6 August 2012

Pins & IVF Needles


So you’ve received your IVF medications, what happens next?

Well the drug appointment at the fertility centre is a doddle. They explain the first medication you’ll be using, supervise your first injection and book your next appointment.

The first medication I’m using is Buserelin, which stops your own cycle, putting you in a temporary menopausal state. I started the Buserelin injections on day 21 of my cycle and they will continue for about 30 days – up to egg harvesting.


The needles are so fine that you hardly feel them going in, but that doesn’t really make the injections easier for me. After the first couple of injections I felt that it was going to be quite manageable, but as the weeks have gone by I find it harder and harder to give the okay that precedes the needle. Because of this we decided that my husband would give the injections, so we do them at 6pm each evening. This allows him plenty of time to get home from work, but means we can still to go out in the evening if we need to.

Now on our 17th day of injections, and I think we’ve found a few helpful tips:

  • Though the hospital thought that doing the injections in the stomach was easier because the skin is thinner, we found giving them in the thigh worked better for us.
  • Our needles are only a half inch long, but we’ve found it helps to keep the needle pushed firmly into the skin and try to keep the angle high so it goes deep into the muscle. If it’s too shallow, the injection burns and itches as the fluid makes its way to the surface where it creates bubbles under the skin. It doesn’t seem to be a serious problem, as the fluid will be absorbed within an hour, but it’s unpleasant - and easily the worst part of the injection.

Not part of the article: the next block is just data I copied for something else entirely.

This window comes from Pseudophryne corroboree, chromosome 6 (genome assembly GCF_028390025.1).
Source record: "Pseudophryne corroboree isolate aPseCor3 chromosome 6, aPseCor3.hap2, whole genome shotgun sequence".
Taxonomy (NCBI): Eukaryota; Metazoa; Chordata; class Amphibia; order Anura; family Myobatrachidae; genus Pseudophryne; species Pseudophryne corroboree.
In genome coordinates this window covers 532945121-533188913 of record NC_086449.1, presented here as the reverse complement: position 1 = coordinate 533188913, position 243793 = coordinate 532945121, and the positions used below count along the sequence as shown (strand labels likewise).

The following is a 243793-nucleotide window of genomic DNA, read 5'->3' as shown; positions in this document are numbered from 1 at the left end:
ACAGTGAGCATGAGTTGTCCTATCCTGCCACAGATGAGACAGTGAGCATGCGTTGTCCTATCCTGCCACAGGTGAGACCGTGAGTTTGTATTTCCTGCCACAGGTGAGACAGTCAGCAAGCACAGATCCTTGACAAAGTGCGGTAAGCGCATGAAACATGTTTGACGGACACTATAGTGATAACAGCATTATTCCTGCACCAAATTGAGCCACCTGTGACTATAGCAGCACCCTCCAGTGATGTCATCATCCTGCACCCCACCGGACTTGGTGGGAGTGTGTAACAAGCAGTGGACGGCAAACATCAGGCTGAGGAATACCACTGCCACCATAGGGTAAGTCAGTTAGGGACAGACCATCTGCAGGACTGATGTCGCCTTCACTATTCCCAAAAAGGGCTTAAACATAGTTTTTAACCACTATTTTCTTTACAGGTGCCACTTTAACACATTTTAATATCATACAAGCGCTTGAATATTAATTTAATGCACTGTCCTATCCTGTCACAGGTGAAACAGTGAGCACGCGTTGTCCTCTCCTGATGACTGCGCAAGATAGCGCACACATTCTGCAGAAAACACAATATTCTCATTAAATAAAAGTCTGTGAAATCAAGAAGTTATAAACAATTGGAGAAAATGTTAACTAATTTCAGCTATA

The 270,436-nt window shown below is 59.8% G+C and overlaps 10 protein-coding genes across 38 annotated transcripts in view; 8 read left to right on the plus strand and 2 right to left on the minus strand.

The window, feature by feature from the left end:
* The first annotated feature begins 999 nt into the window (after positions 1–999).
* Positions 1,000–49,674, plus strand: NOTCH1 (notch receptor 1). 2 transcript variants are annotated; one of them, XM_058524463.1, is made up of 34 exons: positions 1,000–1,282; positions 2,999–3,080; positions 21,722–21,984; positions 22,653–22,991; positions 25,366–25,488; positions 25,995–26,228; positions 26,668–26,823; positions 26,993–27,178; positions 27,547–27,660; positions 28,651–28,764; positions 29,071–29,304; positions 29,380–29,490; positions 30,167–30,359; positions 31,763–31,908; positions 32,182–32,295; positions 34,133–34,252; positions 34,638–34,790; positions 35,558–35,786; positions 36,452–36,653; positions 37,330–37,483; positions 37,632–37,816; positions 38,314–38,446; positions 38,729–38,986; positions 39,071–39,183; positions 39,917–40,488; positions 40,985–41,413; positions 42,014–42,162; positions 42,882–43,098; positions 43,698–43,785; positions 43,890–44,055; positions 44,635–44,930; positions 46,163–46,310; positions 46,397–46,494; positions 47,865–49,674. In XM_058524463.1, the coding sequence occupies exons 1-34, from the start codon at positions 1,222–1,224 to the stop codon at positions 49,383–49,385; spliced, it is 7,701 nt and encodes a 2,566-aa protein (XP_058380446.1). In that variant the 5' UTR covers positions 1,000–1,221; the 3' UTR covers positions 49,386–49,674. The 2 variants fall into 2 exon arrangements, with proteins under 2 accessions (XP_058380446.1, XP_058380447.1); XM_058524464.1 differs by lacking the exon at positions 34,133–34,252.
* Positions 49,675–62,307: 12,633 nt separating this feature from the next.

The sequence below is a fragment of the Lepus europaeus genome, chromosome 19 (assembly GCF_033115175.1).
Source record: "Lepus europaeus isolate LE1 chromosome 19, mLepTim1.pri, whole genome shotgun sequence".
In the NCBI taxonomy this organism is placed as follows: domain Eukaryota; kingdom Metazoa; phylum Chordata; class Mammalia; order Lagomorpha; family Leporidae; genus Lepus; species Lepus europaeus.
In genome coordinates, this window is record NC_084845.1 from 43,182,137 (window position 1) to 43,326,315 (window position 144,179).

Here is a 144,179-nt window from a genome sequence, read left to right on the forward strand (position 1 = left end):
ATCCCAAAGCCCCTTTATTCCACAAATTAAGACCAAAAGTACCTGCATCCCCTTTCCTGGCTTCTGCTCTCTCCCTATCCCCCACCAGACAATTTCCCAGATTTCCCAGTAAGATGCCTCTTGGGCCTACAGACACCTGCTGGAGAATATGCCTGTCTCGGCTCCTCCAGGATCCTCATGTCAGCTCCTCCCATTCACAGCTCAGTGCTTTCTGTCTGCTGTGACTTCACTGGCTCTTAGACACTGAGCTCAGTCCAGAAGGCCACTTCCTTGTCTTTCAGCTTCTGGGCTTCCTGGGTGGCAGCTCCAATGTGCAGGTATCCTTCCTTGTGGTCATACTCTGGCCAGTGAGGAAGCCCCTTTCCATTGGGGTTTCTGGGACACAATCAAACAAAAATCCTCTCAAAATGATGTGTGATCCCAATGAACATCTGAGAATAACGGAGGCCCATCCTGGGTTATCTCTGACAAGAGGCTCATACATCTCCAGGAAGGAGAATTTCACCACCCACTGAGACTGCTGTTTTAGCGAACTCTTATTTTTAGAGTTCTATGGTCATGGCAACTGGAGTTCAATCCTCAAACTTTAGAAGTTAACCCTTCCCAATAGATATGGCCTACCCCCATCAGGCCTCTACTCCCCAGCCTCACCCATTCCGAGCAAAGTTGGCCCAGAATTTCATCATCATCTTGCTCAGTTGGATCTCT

• I found it helped to keep the muscle slightly tense, as if you twitch as the needle goes in tensing around the needle really hurts!
  • Don’t be surprised if your period is late! I was a bit worried something might be wrong when my period didn’t show up as expected but eventually it arrived.
  • And once it did it didn’t want to stop. My period’s normally 3-5 days, but this time lasted for 8 days!

Even though I can't say the injections are easier than I expected, there has been an unanticipated surprise. From the day we started the injections, I finally could see a way forward. For months I've been going through the motions, but I'd lost my purpose and drive. Now that we're moving forward, I've finally found hope again - hope that the IVF may work and hope that we may achieve our dream.

Our next appointment is Wednesday, where I’ll have an ultrasound scan to check the lining of my uterus is nice and thin (after an eight day period I don’t anticipate this will be a problem), and if everything looks good we’ll start 10 days of Menopur injections to stimulate egg production.


This was originally written for the Emma's Diary Blog.